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September 29, 2011

Volume 96 Issue 11


Nugget hopes to soar once more Tyler Hill Printz Writer The Southern Miss Student Government Association recently announced plans to restore the live eagle mascot to the university’s campus. Last week, members of the Senate proposed an idea to bring the eagle back after many requests from the student body. Unbeknownst to many, Southern Miss has once had not one, but two live eagles.

Jeffery McClendon, SGA Vice President, said students support the idea of a new eagle. “When I launched my campaign, I asked the student body, ‘What would you like to see done?’” McClendon said. “An overwhelming amount of students talked about the eagle.” McClendon said he believes getting a live eagle back will help recruitment, student enrollment numbers and football attendance. Getting permission for another eagle will not be easy,

however. Southern Miss will have to drastically improve the conditions to avoid another incident like the one that caused the death of the previous eagle. Austin Gilbert, senator at large, said they are looking for a partnership to help with the eagle. “We will be looking to partner with the Hattiesburg Zoo to help take care of it,” Gilbert said. “I think it will benefit both the university and the community.” “This is not going to be

See EAGLE, 3

Justin Sellers/Printz

Lauren Mottley, a sophomore criminal justice major and member of the Air Force ROTC, participates in a disposal ceremony of the American flag.


Greeks grant girl’s Make-A-Wish Mary Margaret Halford Executive Editor

Courtesy of Chi Omega

Chi Omegas lined the sidewalk in front of Best Buy Wednesday to welcome 15-year-old DeDe Pugh. DeDe wished to go shopping through the Make-A-Wish Foundation and had her wish granted by USM Chi Omegas.




Wednesday, a group of Chi Omegas gathered in the Village, then at Game Stop, then at Best Buy; grabbed lunch at LongHorn Steakhouse; and ended the tour by taking a trip to Turtle Creek Mall. The reason for the journey across Hattiesburg was not just a random day of fun, however. The women were granting the wish of 15-year-old DeDe Pugh. DeDe, a junior at Taylorsville High School in Taylorsville, Miss., wished to go shopping, and the Southern Miss Chi Omegas were more than willing to help her out. “We grant a wish or two every year after we raise money from Songfest,” said senior Mary Lois Hanna. “It boosts us up and makes us want to raise more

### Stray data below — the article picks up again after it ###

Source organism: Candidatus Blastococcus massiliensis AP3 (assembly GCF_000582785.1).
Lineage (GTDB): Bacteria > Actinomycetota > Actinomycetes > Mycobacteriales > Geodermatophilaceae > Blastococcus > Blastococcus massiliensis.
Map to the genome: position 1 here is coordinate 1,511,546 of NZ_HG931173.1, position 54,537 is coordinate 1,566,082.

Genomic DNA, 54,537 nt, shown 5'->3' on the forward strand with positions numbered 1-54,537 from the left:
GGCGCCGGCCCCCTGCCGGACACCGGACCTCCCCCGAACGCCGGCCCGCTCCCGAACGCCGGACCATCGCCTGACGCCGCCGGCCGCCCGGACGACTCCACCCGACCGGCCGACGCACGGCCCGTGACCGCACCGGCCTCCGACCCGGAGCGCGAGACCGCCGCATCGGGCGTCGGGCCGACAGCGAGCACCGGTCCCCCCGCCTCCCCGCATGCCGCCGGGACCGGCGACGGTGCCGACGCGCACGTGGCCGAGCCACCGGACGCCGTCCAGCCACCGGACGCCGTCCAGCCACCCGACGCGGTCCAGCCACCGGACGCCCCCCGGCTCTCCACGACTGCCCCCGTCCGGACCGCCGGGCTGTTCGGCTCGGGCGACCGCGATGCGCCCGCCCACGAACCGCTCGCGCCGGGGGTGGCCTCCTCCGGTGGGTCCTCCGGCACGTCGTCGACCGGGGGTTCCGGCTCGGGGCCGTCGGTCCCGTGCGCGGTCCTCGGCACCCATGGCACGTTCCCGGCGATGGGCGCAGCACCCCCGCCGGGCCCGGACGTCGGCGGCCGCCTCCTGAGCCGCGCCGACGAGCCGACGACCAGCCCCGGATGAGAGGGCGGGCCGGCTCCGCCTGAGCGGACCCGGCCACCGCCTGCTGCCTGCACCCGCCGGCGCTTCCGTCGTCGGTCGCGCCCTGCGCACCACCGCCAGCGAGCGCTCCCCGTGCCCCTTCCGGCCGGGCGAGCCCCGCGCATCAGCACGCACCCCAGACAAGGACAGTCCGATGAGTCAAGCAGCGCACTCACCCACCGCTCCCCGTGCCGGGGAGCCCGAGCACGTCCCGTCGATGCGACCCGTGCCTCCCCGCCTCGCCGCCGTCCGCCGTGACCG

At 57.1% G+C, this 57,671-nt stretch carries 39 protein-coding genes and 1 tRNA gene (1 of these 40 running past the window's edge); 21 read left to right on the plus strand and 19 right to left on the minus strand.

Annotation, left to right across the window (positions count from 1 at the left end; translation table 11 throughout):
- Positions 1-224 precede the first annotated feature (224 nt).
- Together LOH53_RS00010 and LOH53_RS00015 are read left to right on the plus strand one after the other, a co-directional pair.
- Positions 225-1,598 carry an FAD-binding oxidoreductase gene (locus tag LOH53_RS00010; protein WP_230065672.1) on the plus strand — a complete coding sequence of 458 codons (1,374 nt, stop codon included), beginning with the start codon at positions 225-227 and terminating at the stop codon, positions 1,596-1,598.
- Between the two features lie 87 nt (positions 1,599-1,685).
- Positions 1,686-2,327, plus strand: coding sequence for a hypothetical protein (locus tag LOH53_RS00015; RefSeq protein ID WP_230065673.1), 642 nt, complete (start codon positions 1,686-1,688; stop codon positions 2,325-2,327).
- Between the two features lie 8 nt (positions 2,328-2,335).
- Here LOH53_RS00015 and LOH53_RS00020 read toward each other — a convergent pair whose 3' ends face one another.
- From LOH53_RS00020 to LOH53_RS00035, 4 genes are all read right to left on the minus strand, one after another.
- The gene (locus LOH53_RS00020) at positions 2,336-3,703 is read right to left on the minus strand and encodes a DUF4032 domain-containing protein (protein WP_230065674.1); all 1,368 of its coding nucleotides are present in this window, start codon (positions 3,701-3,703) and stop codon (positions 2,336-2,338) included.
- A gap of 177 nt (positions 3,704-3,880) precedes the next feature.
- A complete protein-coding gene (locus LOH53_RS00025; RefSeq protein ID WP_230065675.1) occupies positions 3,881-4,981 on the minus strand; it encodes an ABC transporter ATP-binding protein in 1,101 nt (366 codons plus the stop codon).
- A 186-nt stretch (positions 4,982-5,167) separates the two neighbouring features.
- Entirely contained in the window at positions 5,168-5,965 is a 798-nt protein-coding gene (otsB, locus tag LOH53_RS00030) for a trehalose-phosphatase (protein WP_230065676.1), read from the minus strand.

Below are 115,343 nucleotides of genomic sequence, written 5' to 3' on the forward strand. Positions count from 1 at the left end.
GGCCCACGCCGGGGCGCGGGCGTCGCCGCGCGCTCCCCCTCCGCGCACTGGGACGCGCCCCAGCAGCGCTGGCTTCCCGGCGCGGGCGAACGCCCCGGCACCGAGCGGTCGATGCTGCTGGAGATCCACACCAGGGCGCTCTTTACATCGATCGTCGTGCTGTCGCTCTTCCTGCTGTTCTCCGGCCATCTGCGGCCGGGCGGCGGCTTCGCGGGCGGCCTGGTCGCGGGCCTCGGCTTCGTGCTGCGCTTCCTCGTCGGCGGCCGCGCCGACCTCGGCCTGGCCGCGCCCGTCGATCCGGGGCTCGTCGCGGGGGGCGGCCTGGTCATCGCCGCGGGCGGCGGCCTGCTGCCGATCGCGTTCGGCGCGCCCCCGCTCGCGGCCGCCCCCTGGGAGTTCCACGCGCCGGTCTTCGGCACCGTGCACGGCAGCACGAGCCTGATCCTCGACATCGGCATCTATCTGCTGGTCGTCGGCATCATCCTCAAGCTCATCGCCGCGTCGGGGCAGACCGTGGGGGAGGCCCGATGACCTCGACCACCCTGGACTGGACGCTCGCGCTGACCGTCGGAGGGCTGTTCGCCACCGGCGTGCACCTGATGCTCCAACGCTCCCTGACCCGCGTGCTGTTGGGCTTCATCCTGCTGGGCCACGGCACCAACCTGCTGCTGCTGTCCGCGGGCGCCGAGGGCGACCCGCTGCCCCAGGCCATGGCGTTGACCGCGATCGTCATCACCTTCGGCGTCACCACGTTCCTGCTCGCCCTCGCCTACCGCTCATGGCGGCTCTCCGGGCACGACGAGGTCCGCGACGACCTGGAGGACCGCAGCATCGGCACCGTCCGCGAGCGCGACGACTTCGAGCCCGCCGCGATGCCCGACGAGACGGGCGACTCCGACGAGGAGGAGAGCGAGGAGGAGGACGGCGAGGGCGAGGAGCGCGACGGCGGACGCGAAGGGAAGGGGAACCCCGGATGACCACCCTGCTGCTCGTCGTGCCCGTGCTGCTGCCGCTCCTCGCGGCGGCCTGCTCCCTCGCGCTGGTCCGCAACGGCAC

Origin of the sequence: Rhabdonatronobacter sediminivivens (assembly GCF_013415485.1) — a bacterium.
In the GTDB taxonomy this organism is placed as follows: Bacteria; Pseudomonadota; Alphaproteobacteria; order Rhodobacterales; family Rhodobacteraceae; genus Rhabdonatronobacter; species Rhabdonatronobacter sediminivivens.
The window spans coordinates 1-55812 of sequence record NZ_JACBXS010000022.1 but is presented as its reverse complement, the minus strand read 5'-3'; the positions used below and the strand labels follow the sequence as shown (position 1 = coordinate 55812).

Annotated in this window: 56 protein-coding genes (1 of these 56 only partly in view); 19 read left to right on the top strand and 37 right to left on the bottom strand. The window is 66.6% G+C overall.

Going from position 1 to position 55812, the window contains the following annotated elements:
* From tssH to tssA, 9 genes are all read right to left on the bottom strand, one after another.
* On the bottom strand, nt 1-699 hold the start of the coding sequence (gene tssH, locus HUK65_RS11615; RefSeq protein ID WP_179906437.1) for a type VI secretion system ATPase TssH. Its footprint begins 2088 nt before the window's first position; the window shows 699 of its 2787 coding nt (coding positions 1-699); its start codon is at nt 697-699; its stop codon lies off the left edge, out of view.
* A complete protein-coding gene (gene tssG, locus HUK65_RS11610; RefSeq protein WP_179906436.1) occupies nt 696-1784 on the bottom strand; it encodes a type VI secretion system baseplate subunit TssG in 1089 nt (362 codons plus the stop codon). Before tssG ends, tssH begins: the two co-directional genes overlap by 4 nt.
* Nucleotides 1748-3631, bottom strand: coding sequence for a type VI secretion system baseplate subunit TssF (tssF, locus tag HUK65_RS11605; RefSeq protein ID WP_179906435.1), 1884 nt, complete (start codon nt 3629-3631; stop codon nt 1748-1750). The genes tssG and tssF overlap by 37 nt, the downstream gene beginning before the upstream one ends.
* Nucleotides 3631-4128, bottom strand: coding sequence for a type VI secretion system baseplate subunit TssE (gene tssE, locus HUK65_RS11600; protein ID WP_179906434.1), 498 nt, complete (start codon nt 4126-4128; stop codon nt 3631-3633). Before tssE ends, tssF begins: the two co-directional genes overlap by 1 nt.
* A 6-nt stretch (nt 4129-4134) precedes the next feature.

WEATHER Thursday

90/64 Friday

85/52 Saturday

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money at the next Songfest.” The Make-A-Wish Foundation is Chi Omega’s philanthropy, and each winter the chapter at Southern Miss raises money through a Christmas caroling event called Songfest. Make-A-Wish was founded in 1980 to serve children with life-threatening illnesses, and Chi Omega announced a partnership with the foundation in 2002. Writing a check is not the only way Chi Omega participates with their philanthropy, however. The women are actively involved with Make-AWish, engaging in granting wishes in person like they did with DeDe. “To witness it firsthand is always a pleasure because we get to see a smile on their face and


INDEX Calendar ........................ 2 News .............................. 3 Feature ...........................6 Arts & Entertainment......8 Opinion..........................11 Sports............................12


Page 2, Student Printz


Student Printz

Serving Southern Miss since 1927

Executive Editor Mary Margaret Halford Managing Editor Hannah Jones Sports Editor Travis Thornell Web Editor Ashton Pittman Art Director Justin Sellers Copy Editor Stormy Speaks

Thursday, September 29, 2011

Mark Your Planner 29 30 1 2 3 8 a.m. SGA Homecoming Run Off Elections Library, LAB Lobby and TCC Lobby, Century Park/ Outside of Learning Center 3 p.m. France Honors French Instructor and WWII Veterans TCC Ballrooms II and III 6:30 p.m. Episcopal Church Movie Night R.C.’s Lounge 7 p.m. COGIC Fellowship Bible Study TCC 216

11 a.m. Rugby Club Recruitment TCC Lobby 1 p.m. Red Cross Council Meeting HUB Gold Conference Room 7 p.m. Friday Night at the Founitan Centennial Lawn

4 p.m. WUSM Concert Series featuring Heritage Centennial Green

4 p.m. Generation 620 Executive Team Meeting TCC 228

7 p.m. USM v.s. Rice The Rock

6 p.m. Picture Perfect Models Practice Union Hall of Honors 6 p.m. Wellness Ambassadors TIPS Training Student Activities HUB

11 a.m. Rugby Club Recruitment TCC Lobby 11 a.m. 2nd Annual Rocking for Ronald Penny Drop TCC Lobby 8:15 p.m. Campus Crusade for Christ Monthly Meeting TCC 218

7 p.m. Miss USM Pageant Rehearsals Union Room B

Chief Designer Lisa Gurley Webmaster Chris Greene News Content Adviser Chuck Cook 601.266.4288 Designers Taylor Fesenmeier Taylor Henry Ad Graphic Designer James Michael Cox Sales Representative Angel Wells Executive Editor 601.266.6431 Advertising Manager Lesley Sanders-Wood 601.266.5188 Advertising e-mail

Find us online at:

The Student Printz is published every Tuesday and Thursday during the fall and spring semesters. Signature Offset of Hattiesburg provides printing services. Opinions expressed in The Student Printz are those of the writer and not necessarily those of The Student Printz, its publications manager, USM, the Board of Trustees of State Institutions of Higher Learning or the USM Board of Student Publications.


Thursday, September 29, 2011


Student Printz, Page 3